“They have to have the plans in place for course delivery,” she said. “That’s why these deliberations are happening right now.”
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Even if colleges don’t go completely online, they could choose a solution that embraces more online learning. In the survey, two-thirds of colleges were considering offering more online courses compared with the previous fall semester, while 57% were talking about reducing the number of in-person courses for the same time frame.
A handful of colleges were also considering delaying the start of the fall semester or shortening it.
Utah State University’s president told students and employees future classes might be smaller and that she expected “people will come back on campus but not in large, free-moving ways that we used to have,” according to The Herald Journal.
Dramatic changes are already in place at Beloit College in Wisconsin. The semester will start later than normal, and students will not take a traditional four-course semester, said Eric Boynton, provost and dean of the college.
Instead, the semester will be split in half, with students taking two more-intensive courses in the first seven weeks, and two more after that.
The goal, Boynton said, was to minimize disruption should the college need to pivot to online learning again suddenly. For example, the threat of the virus might make in-person classes impossible for the first set of courses that start in September, but by late October, the start of the second session, the safety concerns might have abated. Additionally, if the college has to pivot to online learning, only two of a student’s classes would be affected at any given time, rather than four.
“What we wanted was some kind of decisive step,” he said. “What we wanted was some kind of ability to call something certain in the midst of this uncertainty.”
The altered semester is just one part of Beloit’s plan. The college also is locking the price of tuition for current students, lowering the cost of tuition for students from Illinois, Indiana, Iowa, Michigan, Minnesota and Wisconsin, and starting a two-year long mentoring program for new students.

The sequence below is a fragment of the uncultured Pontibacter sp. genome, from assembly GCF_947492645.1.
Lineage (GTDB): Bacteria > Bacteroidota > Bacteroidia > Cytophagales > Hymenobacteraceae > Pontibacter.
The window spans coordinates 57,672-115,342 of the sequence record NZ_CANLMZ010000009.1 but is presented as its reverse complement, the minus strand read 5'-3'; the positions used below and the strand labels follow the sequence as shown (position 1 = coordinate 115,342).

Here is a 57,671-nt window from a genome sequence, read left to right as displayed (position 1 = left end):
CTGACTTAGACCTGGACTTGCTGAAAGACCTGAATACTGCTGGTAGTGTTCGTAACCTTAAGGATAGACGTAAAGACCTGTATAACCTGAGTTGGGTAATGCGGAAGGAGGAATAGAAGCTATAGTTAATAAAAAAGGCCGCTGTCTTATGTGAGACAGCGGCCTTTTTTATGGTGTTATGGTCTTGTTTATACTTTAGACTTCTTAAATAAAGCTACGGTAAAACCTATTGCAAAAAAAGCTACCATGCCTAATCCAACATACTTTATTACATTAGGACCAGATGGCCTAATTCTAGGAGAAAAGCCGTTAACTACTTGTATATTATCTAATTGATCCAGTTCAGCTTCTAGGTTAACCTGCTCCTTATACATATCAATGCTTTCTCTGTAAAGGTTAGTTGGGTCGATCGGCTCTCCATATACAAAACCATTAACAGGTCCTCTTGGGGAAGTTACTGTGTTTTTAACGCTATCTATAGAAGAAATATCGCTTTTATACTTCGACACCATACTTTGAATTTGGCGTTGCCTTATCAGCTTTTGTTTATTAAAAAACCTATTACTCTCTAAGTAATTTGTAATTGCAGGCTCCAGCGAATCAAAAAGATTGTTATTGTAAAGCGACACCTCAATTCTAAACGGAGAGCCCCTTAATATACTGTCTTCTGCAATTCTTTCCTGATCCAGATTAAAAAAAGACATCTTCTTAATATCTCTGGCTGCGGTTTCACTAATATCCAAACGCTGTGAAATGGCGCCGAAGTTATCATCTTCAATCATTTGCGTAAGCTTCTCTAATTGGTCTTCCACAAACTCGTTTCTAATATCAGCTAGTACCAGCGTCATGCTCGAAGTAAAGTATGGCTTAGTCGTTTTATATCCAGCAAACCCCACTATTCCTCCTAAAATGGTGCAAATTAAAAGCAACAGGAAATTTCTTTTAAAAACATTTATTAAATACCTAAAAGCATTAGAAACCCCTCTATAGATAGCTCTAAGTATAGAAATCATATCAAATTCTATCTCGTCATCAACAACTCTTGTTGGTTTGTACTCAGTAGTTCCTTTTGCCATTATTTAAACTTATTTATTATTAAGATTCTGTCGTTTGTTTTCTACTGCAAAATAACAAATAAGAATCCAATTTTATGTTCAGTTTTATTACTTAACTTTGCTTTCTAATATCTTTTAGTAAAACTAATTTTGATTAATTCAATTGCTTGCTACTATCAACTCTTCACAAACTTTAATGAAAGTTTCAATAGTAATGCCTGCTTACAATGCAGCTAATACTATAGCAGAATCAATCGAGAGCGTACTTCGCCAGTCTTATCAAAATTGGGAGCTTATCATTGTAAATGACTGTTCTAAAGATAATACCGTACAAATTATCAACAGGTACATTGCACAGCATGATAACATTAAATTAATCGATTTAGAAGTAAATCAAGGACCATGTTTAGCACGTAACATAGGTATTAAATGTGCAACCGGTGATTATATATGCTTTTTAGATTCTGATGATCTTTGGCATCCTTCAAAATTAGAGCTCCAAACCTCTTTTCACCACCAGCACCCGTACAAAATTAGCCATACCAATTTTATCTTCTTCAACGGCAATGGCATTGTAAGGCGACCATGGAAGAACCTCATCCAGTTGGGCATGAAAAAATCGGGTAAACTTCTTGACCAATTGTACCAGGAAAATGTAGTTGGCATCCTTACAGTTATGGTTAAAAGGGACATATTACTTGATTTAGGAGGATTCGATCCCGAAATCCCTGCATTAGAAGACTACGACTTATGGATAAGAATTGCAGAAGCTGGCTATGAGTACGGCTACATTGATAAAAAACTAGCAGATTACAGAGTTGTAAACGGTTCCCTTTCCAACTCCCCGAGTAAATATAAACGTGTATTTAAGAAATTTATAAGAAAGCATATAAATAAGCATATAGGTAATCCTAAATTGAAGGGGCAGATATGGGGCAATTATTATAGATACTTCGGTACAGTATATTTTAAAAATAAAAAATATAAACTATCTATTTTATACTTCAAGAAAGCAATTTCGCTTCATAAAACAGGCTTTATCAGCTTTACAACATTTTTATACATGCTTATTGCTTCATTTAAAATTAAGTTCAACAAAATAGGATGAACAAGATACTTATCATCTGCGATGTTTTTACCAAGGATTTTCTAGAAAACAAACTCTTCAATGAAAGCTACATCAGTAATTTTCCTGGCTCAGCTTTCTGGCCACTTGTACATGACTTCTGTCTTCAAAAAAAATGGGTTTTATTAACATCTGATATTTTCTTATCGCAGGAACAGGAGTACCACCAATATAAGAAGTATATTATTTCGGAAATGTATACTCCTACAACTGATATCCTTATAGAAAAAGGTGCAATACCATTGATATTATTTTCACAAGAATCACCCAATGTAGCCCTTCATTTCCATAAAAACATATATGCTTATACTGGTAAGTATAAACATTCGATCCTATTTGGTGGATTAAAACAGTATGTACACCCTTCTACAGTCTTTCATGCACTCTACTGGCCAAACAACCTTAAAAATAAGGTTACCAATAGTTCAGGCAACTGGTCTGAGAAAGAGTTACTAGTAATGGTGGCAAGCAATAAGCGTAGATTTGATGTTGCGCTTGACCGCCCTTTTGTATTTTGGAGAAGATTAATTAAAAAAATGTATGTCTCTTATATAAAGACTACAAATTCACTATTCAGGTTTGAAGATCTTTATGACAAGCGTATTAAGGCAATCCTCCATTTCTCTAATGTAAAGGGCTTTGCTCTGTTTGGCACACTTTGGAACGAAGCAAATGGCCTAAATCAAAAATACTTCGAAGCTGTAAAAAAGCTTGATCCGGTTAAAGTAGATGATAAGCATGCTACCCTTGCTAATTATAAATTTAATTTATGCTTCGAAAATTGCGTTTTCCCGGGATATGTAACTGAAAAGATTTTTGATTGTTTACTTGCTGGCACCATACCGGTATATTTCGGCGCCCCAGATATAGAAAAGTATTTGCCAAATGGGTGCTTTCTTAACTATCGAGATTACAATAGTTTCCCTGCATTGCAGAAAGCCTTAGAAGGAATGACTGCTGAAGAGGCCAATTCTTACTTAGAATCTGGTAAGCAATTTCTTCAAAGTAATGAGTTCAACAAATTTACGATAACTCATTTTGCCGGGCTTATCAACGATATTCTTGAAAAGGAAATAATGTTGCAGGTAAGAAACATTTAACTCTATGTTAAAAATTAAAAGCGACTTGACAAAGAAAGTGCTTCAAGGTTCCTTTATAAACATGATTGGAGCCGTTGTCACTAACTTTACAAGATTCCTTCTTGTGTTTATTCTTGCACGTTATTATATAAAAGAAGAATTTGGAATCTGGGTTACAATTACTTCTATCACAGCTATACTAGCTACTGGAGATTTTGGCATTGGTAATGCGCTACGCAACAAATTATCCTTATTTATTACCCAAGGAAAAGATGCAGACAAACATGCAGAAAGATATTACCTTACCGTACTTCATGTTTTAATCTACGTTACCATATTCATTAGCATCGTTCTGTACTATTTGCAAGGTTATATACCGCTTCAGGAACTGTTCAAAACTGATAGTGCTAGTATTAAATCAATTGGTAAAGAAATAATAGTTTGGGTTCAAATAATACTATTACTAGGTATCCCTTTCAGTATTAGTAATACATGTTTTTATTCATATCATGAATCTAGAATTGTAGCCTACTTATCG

Not all colleges will be able to follow Beloit’s model, though. It’s a smaller institution that can move more quickly than larger institutions.
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Even with hybrid solutions, some colleges may have to fight to survive, said Hartle, the vice president with the American Council for Education.
The most at-risk: those that were already struggling financially before the disruptions of the coronavirus. Some private liberal arts colleges and regional universities that had declining enrollment and budget shortfalls may experience especially steep challenges. And in some parts of the country, the population of traditional college-age students is declining.
Higher education has received some help from the federal government. As part of the CARES Act stimulus, colleges received $14 billion. Roughly $6.3 billion must go to students, but Hartle said he hopes Congress will consider providing more aid to higher education. After all, he said, the field employs 4 million people.
Another wildcard: During a recession, colleges often see an increase in enrollment. In the fall of 2009, college enrollment climbed by 1 million students, he said. But it’s unclear if that would be the case now if colleges can’t operate as they normally have. Will families be nervous about students attending universities far from home? Or will some students take a gap year while waiting for the threat of the virus to wither?
“There’s simply no precedent for this,” Hartle said.
Still, some students are trying to find a bright side to online classes. Hannah Druss, a 19-year-old student at Binghamton University, said she is eating healthier and sleeping more.
And it’s nice, she said, being able to complete her coursework while staying indoors. Reaching professors, though, can be challenging, and coordinating group work proves challenging given that everyone is juggling different life circumstances right now.
What’s giving her the most anxiety, though, is the lack of clarity for what the fall semester will bring. Online or in person, she just wants answers.
“I would rather be told sooner rather than later,” she said. “I would prefer it to be in person, but only if it’s safe to do so, which is highly unlikely.”
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Contributing: Ethan Bakuli of The Burlington Free Press in Vermont, Steve Berkowitz of USA TODAY, Rachel Leingang of The Arizona Republic, Dave Clark of The Cincinnati Enquirer and Kirk Bohls of the Austin American-Statesman.
Education coverage at USA TODAY is made possible in part by a grant from the Bill and Melinda Gates Foundation. The Gates Foundation does not provide editorial input.
This article originally appeared on USA TODAY: Coronavirus, college: Will universities cancel fall semester 2020?